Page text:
Oil prices recovered into a springtime high around $65, for West Texas Intermediate, and were then summarily pounded lower, as the pull of fundamentals regained control. Historically, geo-political market rallies (and slumps) can take oil prices to unsustainable extremes for about 30-60 days before the humdrum realities of supply and demand return. Something like this is happening this year too. China’s road fuel demand fell last year, for example, for the first time in a long while and is not growing this year either, according to data from IEA Paris. The same story maintains here, in the US. US gasoline consumption, after a 4 year recovery, peaked out in 2016 and has gone flat the last two years. And US gasoline consumption is again flat, so far this year.
This might be a good time to remember that, buried in the details of the latest BP Outlook to 2040, about 90% of the modest oil demand growth BP projects to 2040 actually occurs by 2025. In other words, even BP—which has been far more bullish (in public remarks) compared to its peers—is now acknowledging that oil essentially becomes a no-growth business after 2025. As the old saying goes: act accordingly. In other words, if BP has been forced to consider the oil business loses global demand growth by 2025, the risk is this threshold is crossed well before, as early as one to two years from now.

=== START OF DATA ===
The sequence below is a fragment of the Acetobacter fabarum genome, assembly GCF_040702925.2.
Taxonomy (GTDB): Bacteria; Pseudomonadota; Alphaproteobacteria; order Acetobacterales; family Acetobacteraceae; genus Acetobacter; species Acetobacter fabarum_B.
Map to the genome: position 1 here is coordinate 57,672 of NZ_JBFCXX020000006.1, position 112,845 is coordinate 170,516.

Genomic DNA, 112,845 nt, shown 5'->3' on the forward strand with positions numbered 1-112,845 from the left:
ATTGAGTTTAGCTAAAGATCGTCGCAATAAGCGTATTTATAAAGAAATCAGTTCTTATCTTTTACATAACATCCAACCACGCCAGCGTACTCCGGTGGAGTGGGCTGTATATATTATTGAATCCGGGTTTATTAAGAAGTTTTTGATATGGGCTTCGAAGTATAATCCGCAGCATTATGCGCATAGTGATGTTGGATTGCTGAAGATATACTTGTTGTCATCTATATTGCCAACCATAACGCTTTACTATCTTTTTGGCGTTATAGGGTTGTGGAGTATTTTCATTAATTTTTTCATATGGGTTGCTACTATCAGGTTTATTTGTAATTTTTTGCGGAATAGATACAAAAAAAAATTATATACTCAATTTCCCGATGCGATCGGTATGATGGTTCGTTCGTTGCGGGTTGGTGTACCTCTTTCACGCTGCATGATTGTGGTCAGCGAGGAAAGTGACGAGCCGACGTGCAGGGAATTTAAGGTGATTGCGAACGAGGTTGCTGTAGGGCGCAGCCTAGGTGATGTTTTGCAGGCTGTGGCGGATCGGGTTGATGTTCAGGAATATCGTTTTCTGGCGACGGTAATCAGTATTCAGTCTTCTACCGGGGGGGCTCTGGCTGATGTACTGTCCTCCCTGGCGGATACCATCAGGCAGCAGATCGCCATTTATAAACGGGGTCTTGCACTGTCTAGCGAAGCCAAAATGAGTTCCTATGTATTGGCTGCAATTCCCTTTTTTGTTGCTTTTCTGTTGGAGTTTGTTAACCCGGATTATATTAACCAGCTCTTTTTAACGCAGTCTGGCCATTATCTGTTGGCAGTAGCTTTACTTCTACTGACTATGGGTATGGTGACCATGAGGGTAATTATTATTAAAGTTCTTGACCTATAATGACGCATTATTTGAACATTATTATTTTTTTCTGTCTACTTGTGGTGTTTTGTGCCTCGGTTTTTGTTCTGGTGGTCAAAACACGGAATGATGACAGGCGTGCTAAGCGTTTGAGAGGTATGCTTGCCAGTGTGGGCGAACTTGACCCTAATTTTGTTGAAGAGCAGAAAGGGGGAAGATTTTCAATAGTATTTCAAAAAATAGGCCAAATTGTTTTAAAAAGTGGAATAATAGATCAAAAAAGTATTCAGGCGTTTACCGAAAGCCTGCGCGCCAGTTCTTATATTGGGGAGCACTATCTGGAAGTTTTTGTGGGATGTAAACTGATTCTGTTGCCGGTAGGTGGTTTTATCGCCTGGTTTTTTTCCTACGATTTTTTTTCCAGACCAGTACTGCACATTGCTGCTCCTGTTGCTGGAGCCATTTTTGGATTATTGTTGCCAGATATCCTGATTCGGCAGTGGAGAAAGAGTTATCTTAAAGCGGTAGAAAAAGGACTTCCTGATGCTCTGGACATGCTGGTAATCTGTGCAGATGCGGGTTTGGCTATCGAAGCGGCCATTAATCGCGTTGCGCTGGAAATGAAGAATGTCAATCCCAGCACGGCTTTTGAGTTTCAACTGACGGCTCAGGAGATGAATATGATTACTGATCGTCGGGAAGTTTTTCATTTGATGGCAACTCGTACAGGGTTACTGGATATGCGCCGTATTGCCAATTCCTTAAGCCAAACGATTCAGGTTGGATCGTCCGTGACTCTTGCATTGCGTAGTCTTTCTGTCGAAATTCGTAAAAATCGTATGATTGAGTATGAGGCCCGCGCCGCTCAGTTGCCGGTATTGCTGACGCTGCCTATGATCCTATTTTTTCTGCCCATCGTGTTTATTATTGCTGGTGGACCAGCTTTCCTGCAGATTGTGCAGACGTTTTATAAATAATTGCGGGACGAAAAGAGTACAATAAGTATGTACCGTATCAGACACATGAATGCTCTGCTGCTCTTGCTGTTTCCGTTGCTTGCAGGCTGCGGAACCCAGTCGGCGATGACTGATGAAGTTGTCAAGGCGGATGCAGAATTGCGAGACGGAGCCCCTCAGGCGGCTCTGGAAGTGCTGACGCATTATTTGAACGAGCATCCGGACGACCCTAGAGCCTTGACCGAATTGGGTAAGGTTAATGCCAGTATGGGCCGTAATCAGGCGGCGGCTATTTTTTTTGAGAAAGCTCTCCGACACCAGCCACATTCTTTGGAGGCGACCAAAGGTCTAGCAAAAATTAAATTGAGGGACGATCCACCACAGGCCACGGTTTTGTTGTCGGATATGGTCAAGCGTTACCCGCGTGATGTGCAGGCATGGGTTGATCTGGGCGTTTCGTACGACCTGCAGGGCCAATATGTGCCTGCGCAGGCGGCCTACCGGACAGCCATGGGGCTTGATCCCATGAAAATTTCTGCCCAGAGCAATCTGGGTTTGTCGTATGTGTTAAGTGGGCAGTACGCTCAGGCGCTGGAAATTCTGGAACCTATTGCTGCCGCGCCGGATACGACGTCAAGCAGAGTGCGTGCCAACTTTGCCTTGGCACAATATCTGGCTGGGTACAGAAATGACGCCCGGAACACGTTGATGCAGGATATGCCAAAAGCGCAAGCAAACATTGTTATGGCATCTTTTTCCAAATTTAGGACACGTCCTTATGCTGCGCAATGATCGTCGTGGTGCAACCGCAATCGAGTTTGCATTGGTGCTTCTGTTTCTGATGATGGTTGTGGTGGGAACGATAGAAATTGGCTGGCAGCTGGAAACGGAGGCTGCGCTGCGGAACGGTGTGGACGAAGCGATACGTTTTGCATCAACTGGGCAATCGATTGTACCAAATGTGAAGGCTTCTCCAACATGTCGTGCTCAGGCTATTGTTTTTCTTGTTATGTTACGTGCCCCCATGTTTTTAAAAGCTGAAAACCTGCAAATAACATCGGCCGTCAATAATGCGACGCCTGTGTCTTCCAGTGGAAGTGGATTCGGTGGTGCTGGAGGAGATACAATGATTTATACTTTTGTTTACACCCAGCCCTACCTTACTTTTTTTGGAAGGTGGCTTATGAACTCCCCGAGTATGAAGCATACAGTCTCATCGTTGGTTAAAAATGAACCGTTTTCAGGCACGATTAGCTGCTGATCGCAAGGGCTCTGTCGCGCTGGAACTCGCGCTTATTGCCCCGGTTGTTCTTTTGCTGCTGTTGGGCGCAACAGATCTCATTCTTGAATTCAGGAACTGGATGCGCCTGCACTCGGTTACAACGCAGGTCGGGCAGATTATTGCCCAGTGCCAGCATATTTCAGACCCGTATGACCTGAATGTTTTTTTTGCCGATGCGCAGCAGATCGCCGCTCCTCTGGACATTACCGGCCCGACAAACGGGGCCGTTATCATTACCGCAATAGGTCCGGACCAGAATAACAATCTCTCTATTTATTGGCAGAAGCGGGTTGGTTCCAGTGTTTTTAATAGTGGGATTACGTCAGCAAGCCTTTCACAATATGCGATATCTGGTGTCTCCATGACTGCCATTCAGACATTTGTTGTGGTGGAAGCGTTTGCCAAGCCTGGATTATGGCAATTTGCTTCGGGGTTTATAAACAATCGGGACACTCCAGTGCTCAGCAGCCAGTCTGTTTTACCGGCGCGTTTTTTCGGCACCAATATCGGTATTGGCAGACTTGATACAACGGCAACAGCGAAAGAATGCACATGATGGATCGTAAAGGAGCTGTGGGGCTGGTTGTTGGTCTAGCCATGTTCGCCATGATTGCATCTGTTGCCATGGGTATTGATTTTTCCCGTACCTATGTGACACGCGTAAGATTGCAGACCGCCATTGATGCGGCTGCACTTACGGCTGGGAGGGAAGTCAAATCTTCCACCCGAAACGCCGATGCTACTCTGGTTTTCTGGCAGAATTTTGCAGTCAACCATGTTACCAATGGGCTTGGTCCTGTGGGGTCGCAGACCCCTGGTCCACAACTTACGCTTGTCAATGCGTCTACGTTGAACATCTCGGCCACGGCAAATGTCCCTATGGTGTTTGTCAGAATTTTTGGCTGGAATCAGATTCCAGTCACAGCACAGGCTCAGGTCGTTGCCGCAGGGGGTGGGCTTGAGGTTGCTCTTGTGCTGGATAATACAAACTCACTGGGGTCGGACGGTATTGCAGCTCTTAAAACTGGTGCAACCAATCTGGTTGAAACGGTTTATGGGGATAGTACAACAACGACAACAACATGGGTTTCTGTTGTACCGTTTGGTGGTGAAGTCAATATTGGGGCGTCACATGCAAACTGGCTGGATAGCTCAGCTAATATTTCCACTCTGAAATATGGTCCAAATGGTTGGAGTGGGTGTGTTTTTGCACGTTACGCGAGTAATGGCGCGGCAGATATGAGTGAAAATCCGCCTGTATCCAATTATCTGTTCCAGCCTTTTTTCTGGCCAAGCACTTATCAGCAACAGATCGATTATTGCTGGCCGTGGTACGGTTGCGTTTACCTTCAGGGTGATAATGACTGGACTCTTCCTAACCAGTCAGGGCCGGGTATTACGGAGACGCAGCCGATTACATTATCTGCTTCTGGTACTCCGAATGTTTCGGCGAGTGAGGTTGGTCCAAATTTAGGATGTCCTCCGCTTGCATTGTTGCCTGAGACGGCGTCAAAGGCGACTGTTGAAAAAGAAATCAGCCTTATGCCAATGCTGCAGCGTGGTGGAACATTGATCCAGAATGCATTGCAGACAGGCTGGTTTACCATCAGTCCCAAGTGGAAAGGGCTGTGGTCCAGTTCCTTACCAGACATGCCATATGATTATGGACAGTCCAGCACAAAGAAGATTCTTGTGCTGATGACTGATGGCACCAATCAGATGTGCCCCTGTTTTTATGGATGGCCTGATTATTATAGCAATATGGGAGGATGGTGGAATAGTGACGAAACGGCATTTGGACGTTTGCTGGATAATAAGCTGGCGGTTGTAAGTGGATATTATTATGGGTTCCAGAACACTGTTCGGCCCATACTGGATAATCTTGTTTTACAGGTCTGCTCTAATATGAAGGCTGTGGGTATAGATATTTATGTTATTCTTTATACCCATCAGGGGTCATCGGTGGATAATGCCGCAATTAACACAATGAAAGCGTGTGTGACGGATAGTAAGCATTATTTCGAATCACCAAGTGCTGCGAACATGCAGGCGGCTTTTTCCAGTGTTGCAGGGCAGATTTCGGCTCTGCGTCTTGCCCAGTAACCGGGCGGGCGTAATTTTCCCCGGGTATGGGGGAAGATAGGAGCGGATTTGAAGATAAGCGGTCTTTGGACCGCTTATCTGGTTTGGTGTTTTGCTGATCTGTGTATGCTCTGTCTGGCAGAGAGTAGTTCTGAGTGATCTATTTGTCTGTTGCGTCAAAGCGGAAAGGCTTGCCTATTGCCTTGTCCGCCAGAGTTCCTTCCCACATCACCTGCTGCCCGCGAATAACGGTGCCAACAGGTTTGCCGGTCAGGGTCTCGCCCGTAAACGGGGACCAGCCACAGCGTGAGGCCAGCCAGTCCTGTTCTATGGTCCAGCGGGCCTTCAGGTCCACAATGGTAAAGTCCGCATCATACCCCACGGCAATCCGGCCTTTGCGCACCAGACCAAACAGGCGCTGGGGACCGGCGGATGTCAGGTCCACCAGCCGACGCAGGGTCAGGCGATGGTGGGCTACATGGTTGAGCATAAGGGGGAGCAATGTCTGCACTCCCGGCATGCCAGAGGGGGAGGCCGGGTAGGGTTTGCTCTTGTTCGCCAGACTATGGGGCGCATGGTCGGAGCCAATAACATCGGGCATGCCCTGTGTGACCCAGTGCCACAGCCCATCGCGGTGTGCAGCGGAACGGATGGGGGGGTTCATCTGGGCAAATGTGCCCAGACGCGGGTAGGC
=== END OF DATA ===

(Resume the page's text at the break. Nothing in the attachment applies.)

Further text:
In London, energy analysts Harry Benham and Kingsmill Bond released their short report, The Decline Rate Delusion, which you can download and read over at CarbonTracker. Please give the report a read, and I will use the space below to offer my own thoughts.
At one time, last decade, the concept of the decline rate, or really the background decline rate, was an unusually compelling and useful concept. The reason? Global oil demand growth was powering ahead at a rate of 2% or more per year, and the global oil industry was failing to keep up. The decline rate became, therefore, a kind of short-hand-analogy for quantity of oil the industry had to replace, before it could even begin to supply the first barrel to meet new growth. One handy rule of thumb used in this period was that we needed a new Saudi Arabia every few years, just to keep up with declines. The image of the treadmill was also quite popular, during this time.
Today, however, the annual growth rate of global oil demand has shifted downward, towards a level consistently below 2%. Meanwhile the oil industry, having finally invested in new resources, has once again been able to keep up. This has rendered the decline rate, which no one disputes, to irrelevancy. Moreover, it should also be pointed out that the early capex dollars gain very little traction and this couldn’t have been more true in the case of the United States, where the first barrels of tight oil were indeed quite expensive. But after a decade, those early dollars eventually triggered a classic learning rate in North American tight oil. So to talk about decline rates as a forward looking problem the industry is ignoring (at its peril) is to equally ignore the ongoing dividend from previous investment. US oil production has gone from 5.5 million barrels per day at the low last decade, and is now above 12 million barrels per day. Yes, all those wells decline. But the dollars spent today are the beneficiaries of the early dollars, when extracting tight oil was so much harder, and expensive.